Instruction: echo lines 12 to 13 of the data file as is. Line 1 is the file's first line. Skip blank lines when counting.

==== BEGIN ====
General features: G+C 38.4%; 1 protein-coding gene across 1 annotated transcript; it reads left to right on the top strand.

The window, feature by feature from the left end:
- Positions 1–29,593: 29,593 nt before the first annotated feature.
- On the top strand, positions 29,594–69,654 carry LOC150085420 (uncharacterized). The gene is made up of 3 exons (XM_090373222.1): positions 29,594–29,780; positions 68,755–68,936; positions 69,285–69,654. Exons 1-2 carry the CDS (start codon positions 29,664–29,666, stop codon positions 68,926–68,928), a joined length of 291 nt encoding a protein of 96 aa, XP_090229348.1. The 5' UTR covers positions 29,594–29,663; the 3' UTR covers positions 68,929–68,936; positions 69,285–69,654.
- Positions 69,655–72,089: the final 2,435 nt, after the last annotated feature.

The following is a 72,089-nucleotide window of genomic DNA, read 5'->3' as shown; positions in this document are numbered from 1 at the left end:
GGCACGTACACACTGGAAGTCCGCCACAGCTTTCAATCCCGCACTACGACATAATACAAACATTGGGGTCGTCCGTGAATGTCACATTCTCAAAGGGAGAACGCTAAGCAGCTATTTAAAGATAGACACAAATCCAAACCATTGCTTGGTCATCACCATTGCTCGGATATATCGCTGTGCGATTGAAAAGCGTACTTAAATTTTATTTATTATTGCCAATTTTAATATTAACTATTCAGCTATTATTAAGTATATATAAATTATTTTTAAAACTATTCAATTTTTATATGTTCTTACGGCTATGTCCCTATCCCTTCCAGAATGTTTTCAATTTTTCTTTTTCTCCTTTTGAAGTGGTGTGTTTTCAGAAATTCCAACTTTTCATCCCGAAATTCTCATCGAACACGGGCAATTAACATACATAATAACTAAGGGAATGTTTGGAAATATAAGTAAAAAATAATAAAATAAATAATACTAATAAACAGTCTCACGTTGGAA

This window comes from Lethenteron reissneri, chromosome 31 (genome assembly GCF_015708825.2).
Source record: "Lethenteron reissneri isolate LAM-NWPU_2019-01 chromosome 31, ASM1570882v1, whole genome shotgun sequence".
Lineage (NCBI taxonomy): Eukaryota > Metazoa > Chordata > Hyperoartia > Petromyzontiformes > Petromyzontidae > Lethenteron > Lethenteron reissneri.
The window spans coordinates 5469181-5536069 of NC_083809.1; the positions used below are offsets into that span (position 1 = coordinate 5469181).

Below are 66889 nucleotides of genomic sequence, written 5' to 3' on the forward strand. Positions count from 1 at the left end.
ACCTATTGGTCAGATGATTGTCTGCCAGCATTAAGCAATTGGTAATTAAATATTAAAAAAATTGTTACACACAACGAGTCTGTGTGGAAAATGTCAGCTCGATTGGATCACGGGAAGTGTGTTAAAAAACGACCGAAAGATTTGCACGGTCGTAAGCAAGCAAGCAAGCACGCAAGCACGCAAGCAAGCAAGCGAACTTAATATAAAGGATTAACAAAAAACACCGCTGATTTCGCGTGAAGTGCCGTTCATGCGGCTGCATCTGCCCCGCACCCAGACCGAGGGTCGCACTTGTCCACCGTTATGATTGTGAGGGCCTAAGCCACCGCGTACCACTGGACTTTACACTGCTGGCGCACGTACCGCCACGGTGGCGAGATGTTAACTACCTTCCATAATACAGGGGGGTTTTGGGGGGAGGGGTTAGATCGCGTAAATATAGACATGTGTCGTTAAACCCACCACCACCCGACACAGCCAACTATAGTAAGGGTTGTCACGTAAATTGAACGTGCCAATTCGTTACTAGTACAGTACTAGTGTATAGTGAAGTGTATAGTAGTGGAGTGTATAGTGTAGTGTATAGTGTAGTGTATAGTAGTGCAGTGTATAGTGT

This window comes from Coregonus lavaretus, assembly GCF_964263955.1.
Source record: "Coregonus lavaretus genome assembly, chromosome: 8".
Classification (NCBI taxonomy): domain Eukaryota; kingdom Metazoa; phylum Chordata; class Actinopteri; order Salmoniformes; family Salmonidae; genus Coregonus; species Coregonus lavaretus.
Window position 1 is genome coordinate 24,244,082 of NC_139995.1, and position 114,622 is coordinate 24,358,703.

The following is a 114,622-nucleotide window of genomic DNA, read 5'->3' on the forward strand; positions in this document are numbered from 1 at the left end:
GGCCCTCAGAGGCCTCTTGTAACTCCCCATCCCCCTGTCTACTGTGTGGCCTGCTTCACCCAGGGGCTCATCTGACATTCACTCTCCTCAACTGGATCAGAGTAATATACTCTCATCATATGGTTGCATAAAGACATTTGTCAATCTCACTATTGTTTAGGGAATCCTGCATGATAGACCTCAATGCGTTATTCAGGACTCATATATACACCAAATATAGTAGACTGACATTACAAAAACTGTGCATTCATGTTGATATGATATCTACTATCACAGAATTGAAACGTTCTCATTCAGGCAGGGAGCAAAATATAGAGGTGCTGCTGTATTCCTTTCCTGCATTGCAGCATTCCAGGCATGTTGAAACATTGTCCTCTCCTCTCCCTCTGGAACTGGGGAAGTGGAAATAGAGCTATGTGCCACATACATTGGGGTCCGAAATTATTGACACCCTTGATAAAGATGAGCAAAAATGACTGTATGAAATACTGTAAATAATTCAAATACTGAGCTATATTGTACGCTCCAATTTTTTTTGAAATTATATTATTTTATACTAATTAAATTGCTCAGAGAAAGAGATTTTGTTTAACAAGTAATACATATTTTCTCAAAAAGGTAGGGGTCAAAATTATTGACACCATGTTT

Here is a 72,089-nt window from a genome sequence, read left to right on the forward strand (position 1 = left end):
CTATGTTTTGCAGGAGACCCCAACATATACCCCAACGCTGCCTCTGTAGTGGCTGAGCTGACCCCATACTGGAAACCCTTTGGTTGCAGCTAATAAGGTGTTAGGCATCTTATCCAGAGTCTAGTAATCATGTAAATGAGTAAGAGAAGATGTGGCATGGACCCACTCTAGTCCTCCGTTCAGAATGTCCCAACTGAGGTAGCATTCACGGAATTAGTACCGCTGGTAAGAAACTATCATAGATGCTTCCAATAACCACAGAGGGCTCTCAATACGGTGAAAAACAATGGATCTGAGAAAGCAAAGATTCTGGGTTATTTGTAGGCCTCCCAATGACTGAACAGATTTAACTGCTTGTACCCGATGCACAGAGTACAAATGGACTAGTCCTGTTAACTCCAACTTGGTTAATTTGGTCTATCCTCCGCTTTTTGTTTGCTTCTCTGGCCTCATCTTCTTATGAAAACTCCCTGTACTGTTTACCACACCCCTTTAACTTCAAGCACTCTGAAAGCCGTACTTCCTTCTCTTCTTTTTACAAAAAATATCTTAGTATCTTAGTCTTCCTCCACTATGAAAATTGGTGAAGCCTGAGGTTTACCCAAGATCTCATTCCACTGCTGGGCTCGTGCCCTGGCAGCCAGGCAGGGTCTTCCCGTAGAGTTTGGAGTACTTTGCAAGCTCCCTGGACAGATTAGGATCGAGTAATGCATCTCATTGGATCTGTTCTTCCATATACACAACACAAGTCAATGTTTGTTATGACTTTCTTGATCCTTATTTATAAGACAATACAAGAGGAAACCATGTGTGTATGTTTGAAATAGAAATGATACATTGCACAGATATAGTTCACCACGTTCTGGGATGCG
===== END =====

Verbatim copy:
Below are 66889 nucleotides of genomic sequence, written 5' to 3' on the forward strand. Positions count from 1 at the left end.
ACCTATTGGTCAGATGATTGTCTGCCAGCATTAAGCAATTGGTAATTAAATATTAAAAAAATTGTTACACACAACGAGTCTGTGTGGAAAATGTCAGCTCGATTGGATCACGGGAAGTGTGTTAAAAAACGACCGAAAGATTTGCACGGTCGTAAGCAAGCAAGCAAGCACGCAAGCACGCAAGCAAGCAAGCGAACTTAATATAAAGGATTAACAAAAAACACCGCTGATTTCGCGTGAAGTGCCGTTCATGCGGCTGCATCTGCCCCGCACCCAGACCGAGGGTCGCACTTGTCCACCGTTATGATTGTGAGGGCCTAAGCCACCGCGTACCACTGGACTTTACACTGCTGGCGCACGTACCGCCACGGTGGCGAGATGTTAACTACCTTCCATAATACAGGGGGGTTTTGGGGGGAGGGGTTAGATCGCGTAAATATAGACATGTGTCGTTAAACCCACCACCACCCGACACAGCCAACTATAGTAAGGGTTGTCACGTAAATTGAACGTGCCAATTCGTTACTAGTACAGTACTAGTGTATAGTGAAGTGTATAGTAGTGGAGTGTATAGTGTAGTGTATAGTGTAGTGTATAGTAGTGCAGTGTATAGTGT